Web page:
The people who have lost out directly are the big boys, yes. The rest of us may well lose out indirectly as the panic has spread from debt to equities but trying to apportion blame and saying that all hedge fund activity needs to be monitored is ridiculous.

The sad truth is that those who are responsible, either first in line or second, will not be sufficiently punished and why the various central banks operate a zero failure regime is beyond me. Let someone fail, and fail spectacularly. Markets will recover and be stronger for it.

  • 70.
  • At 11:18 AM on 15 Aug 2007,
  • golfer wrote:

This is not a 140 billion dollar question. This is about credibility. There is a sense that the so called big boys have somewhat misled investors , while stuffing their own pockets with hefty bonusses.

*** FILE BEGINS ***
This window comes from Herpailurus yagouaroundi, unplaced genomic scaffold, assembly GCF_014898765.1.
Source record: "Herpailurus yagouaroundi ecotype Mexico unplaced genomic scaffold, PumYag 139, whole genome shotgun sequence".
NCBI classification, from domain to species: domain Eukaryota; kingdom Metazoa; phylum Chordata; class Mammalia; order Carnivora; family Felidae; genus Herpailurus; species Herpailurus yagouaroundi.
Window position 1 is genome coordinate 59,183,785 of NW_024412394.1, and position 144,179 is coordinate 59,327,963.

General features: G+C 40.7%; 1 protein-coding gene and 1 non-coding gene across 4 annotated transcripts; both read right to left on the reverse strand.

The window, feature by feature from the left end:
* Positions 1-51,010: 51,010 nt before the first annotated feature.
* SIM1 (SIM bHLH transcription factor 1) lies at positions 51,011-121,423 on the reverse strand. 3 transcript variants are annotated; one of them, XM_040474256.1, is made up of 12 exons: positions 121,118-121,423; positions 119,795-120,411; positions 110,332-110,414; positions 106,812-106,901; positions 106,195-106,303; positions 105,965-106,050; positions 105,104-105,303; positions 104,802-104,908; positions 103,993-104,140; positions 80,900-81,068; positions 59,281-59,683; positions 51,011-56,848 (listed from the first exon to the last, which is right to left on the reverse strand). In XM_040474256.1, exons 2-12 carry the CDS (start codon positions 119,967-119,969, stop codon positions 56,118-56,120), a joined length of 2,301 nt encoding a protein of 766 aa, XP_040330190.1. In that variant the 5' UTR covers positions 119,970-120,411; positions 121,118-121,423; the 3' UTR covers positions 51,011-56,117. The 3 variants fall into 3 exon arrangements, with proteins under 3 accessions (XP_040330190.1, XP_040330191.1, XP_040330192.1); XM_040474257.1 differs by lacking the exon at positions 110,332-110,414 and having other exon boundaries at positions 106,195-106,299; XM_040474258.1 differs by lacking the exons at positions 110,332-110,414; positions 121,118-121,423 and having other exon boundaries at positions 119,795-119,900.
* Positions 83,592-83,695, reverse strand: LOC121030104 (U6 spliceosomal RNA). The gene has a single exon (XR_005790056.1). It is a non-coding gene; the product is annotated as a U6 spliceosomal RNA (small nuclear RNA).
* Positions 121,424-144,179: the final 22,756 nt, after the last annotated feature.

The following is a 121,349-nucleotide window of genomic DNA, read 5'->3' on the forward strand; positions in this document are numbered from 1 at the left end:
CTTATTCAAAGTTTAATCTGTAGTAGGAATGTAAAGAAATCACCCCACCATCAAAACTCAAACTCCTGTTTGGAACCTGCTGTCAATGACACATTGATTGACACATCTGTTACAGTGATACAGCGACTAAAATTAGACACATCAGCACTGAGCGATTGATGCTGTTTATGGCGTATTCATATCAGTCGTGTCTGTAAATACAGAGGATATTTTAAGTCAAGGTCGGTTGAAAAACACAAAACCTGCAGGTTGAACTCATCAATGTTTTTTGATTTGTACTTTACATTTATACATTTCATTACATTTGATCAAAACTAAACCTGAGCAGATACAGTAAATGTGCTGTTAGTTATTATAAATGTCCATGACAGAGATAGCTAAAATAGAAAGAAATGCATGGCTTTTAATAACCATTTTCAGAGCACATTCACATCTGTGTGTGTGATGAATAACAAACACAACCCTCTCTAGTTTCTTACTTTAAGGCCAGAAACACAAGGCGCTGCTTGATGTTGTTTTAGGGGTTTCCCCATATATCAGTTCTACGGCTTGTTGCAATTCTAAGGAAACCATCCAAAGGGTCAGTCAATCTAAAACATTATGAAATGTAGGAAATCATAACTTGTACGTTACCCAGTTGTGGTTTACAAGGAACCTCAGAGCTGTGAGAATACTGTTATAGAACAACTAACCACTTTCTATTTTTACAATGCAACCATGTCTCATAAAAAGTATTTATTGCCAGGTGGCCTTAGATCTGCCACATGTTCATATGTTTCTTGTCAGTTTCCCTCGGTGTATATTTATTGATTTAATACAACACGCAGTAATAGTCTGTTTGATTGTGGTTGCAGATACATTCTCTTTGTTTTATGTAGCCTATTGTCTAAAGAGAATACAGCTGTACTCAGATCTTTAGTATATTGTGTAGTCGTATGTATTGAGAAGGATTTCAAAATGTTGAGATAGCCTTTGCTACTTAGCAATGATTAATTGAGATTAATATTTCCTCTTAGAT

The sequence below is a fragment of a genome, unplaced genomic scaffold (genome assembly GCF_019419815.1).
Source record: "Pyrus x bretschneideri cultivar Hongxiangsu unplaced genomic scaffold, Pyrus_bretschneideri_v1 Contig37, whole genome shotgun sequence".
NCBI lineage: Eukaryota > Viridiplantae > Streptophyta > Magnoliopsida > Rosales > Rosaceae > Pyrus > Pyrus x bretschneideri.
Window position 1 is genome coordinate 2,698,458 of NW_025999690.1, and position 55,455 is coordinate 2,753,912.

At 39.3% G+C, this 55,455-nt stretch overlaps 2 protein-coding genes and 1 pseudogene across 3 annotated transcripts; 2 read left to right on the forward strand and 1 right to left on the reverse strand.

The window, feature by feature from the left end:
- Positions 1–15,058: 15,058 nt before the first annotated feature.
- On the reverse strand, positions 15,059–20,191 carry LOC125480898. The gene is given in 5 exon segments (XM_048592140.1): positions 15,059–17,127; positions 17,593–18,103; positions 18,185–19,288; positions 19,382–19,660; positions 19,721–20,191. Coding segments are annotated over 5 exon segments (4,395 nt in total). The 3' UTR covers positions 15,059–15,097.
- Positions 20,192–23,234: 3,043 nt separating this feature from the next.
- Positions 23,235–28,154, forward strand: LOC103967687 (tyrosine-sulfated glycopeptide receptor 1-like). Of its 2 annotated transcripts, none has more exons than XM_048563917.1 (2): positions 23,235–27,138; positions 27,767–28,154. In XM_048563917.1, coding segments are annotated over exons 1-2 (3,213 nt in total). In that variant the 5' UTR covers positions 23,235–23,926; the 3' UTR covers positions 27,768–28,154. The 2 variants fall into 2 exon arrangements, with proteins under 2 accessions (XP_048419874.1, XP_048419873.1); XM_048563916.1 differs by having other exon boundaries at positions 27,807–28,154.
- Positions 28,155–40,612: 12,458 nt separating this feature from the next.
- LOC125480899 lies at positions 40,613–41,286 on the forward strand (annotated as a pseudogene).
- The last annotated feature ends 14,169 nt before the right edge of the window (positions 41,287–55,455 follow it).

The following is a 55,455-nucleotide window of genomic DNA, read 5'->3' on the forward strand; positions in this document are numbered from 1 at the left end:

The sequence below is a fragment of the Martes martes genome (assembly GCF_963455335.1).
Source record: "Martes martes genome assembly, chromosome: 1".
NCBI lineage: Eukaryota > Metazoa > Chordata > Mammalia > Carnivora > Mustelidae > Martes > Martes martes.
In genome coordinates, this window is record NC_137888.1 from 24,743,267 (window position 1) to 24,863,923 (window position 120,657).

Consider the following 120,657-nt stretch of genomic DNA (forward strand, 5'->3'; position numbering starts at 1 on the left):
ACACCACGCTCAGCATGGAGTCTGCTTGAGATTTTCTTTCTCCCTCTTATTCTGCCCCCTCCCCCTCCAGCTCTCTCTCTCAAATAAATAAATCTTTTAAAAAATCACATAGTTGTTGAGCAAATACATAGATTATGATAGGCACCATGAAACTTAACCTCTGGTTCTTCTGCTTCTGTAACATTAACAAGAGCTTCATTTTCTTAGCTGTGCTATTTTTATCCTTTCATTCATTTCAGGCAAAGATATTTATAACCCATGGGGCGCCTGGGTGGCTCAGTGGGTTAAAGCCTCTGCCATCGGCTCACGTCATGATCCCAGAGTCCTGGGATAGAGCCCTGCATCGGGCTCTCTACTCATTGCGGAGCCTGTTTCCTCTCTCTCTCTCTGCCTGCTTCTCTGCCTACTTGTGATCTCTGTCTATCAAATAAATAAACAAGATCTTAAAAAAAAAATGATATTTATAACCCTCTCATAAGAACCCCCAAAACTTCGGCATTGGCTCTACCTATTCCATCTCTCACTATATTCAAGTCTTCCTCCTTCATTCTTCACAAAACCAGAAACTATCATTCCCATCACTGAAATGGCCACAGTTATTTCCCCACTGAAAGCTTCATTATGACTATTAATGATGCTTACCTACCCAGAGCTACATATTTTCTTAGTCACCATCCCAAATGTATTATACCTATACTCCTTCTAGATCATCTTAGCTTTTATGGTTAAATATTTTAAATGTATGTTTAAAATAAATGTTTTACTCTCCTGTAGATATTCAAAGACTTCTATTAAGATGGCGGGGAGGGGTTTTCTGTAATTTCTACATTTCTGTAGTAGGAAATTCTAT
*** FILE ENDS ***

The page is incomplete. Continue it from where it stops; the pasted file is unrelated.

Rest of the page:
• 71.
  • At 01:37 PM on 15 Aug 2007,
  • Richard Marriott wrote:

Ted - Post 14 - yes, the central banks are printing money. However, one of the big dangers with doing that is that it is very inflationary - so ECB interest rates will end up being higher than otherwise at some point as a consequence. As they say, you cannot buck the market, only ride it.

  • 72.
  • At 03:14 PM on 15 Aug 2007,
  • freakonomist wrote:

The ECB injected cash into the system because a person from Detroit was defaulting on Loans. Sounds strange but true. This is a classic example of the effect of globalisation. Globalisation is a very complex model. Firstly, the underlying risks are difficult to assess. There is geopolitical risk, country risk, enviromental risk and various other risks. Secondly, the rules of the game are not the same. Investment opprtunities , procedures and laws are different in different countries. Thirdly, there is always added overhead, costs , anxieties in managing projects that are spread across the world. The first casualty of globalisation was Enron. The company collapsed a few years ago, partly because the company lost its investments in a greenfield project somewhere.